No attorney-client relationship is created by this site.

The use of the Internet, this blog or email for communication with this firm or any individual member of this firm does not establish an attorney-client relationship. Before we represent any client, the client and the attorney will sign a written retainer agreement.
If you do not have a written, signed retainer agreement with us, we are not representing you and will not be taking any action on your behalf.

 

Would You Pay Taxes Before You Had To?

By Julian Guilfoyle

“Elections should be held on April 16th – The day after we pay our income taxes. That is one of the few things that might discourage politicians from being big spenders.”

-Thomas Sowell, American economist, author, political philosopher, and social theorist

Screen Shot 2013-07-30 at 3.03.40 PMImagine a world where your local tax planner’s parking lot was packed January 1st instead of April 15th . Imagine that the lot is full of people not planning to receive refunds, but those who owe additional tax. Imagine people taking their RMDs, or required minimum distributions at 59 ½, when they first are able to do so without penalty, instead of waiting until they are forced to make these withdrawals at age 70 ½. There is a segment of people who are choosing to pay tax before they have to, and by the way, I am not referring to Warren Buffet, Hollywood “philanthropists” who believe they pay too little tax, or “doomsday preppers” trying to save the country before our debt load overtakes us all. No, the people choosing to pay tax before they are forced to are high income earners and the number doing so is increasing.

High income earners are taking distributions from qualified, or pre-tax investments, before they must satisfy their required minimum distributions (or pay a severe penalty for failing to do so). This is noteworthy because they are paying income tax on the distributions when, in most cases, they do not require the additional income. It would make sense, for example, that lower-income earners take pre-RMD distributions because they may require the additional income.

Donald Jay Korn of onwallstreet.com cited a study recently conducted by the University of Michigan in his article “Even Higher-Income IRA Owners Take Pre-RMD Withdrawals” to make this claim. The study found that “28.8% of retired households in the top-income quartile [at least $61,897 in 2010 dollars] made an IRA withdrawal between ages 61 and 70. The average withdrawal for that quartile was 11.5% of their IRA balance”. I believe this data reflects planning done by these individuals.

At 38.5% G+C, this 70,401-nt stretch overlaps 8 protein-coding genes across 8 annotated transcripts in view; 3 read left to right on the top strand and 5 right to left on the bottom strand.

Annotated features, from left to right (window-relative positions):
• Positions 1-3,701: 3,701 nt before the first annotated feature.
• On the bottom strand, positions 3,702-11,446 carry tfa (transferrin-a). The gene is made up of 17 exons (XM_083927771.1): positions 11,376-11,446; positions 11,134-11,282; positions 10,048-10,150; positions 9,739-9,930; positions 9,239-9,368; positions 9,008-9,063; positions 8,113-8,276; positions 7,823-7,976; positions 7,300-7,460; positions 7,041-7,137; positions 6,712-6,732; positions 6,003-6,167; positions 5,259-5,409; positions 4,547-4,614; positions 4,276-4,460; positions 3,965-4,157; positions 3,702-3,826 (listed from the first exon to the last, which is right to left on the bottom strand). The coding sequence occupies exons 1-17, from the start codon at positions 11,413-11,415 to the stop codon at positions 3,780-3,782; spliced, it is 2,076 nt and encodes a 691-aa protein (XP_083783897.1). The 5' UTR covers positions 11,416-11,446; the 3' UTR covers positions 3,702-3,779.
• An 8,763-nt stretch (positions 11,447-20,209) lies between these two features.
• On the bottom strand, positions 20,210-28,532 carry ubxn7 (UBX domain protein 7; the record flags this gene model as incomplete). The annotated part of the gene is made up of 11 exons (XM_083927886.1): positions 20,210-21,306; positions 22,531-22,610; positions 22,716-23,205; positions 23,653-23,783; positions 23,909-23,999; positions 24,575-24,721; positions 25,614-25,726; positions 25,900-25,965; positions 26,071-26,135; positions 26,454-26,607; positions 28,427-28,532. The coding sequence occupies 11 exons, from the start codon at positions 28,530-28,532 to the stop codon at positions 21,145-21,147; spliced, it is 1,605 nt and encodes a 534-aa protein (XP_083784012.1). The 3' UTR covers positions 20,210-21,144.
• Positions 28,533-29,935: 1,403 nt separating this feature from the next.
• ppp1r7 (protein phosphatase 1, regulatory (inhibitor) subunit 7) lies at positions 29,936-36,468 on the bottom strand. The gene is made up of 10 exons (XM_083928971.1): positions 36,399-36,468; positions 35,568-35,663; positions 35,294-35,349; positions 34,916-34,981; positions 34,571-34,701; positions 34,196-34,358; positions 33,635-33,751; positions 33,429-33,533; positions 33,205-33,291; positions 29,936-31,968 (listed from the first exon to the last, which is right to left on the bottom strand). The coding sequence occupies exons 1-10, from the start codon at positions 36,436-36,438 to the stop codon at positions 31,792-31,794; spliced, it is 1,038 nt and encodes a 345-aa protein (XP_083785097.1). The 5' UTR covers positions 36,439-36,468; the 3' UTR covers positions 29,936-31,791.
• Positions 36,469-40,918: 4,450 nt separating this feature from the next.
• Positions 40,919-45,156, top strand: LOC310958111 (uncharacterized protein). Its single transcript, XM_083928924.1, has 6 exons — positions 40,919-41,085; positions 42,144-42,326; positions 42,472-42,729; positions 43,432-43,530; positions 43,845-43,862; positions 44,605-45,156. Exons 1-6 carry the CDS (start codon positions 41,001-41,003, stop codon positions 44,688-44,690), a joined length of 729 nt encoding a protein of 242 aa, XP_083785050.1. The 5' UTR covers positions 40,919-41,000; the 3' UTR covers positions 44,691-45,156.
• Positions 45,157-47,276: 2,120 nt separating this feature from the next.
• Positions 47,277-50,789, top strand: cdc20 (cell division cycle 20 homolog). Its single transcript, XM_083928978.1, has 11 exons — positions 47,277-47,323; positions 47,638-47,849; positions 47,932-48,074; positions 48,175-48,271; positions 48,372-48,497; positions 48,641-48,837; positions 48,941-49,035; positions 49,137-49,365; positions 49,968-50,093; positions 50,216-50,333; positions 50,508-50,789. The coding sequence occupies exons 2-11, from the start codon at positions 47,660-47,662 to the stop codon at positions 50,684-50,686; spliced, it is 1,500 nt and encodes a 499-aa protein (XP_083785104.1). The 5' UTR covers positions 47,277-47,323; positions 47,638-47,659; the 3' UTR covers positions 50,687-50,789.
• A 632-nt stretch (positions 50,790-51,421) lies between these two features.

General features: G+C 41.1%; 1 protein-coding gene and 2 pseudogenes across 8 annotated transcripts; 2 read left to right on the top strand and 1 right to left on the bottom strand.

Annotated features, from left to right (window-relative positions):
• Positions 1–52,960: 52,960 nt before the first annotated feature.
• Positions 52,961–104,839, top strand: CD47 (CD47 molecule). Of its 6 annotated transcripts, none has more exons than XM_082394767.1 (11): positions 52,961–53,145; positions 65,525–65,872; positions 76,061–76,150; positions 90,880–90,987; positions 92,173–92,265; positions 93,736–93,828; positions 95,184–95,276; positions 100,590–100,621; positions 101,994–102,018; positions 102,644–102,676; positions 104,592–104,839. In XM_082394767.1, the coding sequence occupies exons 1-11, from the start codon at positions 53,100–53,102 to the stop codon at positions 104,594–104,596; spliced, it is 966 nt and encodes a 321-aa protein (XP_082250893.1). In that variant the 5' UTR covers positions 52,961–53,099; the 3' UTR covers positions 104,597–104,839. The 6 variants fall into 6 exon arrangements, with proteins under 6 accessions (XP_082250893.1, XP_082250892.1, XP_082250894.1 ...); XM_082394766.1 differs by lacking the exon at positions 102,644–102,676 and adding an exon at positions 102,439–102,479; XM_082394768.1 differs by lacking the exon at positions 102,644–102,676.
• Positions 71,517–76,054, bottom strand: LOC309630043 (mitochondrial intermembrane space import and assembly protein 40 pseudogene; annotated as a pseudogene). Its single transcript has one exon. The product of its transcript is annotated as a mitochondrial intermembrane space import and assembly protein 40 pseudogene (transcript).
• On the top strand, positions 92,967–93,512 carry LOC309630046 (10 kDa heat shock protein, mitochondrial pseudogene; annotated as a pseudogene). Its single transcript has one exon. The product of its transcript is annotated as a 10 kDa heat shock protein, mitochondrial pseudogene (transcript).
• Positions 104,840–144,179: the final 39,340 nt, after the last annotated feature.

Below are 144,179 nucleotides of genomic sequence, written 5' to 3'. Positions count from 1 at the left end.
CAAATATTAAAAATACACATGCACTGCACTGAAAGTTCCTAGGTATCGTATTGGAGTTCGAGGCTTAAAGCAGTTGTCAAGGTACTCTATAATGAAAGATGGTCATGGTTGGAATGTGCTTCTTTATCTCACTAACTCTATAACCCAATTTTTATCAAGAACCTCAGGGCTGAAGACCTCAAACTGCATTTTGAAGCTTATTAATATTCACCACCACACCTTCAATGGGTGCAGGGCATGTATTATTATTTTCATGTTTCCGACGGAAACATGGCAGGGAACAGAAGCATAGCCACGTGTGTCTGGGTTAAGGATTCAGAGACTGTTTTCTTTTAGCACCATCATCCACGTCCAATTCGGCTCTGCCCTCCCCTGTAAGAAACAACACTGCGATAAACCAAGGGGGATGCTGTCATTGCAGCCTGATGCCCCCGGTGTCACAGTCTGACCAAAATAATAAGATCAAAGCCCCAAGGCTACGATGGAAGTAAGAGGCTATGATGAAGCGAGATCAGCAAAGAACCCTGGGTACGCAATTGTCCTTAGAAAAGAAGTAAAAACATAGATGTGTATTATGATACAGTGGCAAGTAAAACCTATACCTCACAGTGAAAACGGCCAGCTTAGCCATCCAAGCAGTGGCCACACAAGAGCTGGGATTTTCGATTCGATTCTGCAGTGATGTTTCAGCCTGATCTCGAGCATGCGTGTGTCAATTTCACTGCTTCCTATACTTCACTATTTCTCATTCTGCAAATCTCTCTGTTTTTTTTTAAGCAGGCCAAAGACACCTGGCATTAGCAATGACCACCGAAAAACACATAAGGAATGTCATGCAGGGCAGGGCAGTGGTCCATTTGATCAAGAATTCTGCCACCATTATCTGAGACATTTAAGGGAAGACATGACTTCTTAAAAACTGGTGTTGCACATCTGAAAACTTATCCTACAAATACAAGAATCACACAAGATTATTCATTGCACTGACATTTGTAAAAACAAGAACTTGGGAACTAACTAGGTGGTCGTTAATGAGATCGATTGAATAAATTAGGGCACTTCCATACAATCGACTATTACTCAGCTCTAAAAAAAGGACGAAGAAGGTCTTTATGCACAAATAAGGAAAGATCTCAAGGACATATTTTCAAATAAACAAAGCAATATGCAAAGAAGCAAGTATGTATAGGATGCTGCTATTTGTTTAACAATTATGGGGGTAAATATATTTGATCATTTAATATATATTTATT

There are a myriad of reasons why one would withdraw from their IRA pre-RMD for reasons other than to provide additional income. Given some of Washington’s recent developments (i.e. the fiscal cliff deal, Obamacare) combined with a look at historical tax rates, especially on the wealthy, it is hard to argue with those who believe tax rates will rise in the future. Consider that if you pay the tax early, it’s at a lower rate, and you can always reinvest that money into after-tax investments including tax-deferred investments like annuities. One advantage of an after-tax (non-qualified) annuity is that tax is deferred until there are voluntary withdrawals or the individual passes away, meaning there are no RMDs. Another reason for these early withdrawals may be the effect that RMDs have on an investor’s income tax filing. For example, depending on the size of the qualified investment (i.e. an IRA) and your tax filing situation, sometimes RMDs can bump you into a higher tax bracket. So early withdrawals would lose the tax deferral, but they can keep you in a lower tax bracket in subsequent years resulting in less overall tax paid.

 

As laws continue to change, it is imperative that your plan reflect these changes. What was smart planning five years ago is terrible planning today and vice versa. Whether legal or financial, make sure you review your plans every three to five years or when your situation or wishes change. And unless you want to start campaigning for elections to be held April 16th, it may be time to start thinking outside the box to reduce your tax burden.

 

http://www.onwallstreet.com/news/even-higher-income-ira-owners-take-pre-rmd-withdrawals-2684845-1.html

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DISCLAIMER – Every case is different because every case is different. This blog does not give legal advice. This blog does not create an attorney client relationship. You are not permitted to rely on anything in this blog for any reason. This blog is an entirely personal endeavor. Every person’s situation is different and requires an attorney to review the situation personally with you.
No attorney-client relationship is created by this site.

The use of the Internet, this blog or email for communication with this firm or any individual member of this firm does not establish an attorney-client relationship. Before we represent any client, the client and the attorney will sign a written retainer agreement.
If you do not have a written, signed retainer agreement with us, we are not representing you and will not be taking any action on your behalf.

 

The Life Insurance Tax Trap

By Attorney Ted Brown

Screen Shot 2013-05-22 at 9.23.32 AMThe term “discharge of indebtedness” doesn’t mean much to the average person. The gist of it is that if you owe a debt and that debt is forgiven you can end up owing income tax on the forgiven amount.

An interesting example of this concept recently crossed my desk. Mom had purchased a cash value life insurance policy many years ago for $20,000. Over the years, the policy’s had a cash value had grown to $70,000. Several years ago she had taken a loan against that cash value to help one her children through a hard time several years ago.

Last year, Mom got sick and went into a nursing home. She was forced to surrender the life insurance policy in order to pay her bills. At the time of the surrender, the policy had a cash value of just over $5,000. At her request, the company surrendered the policy and wrote mom a check for the $5,000.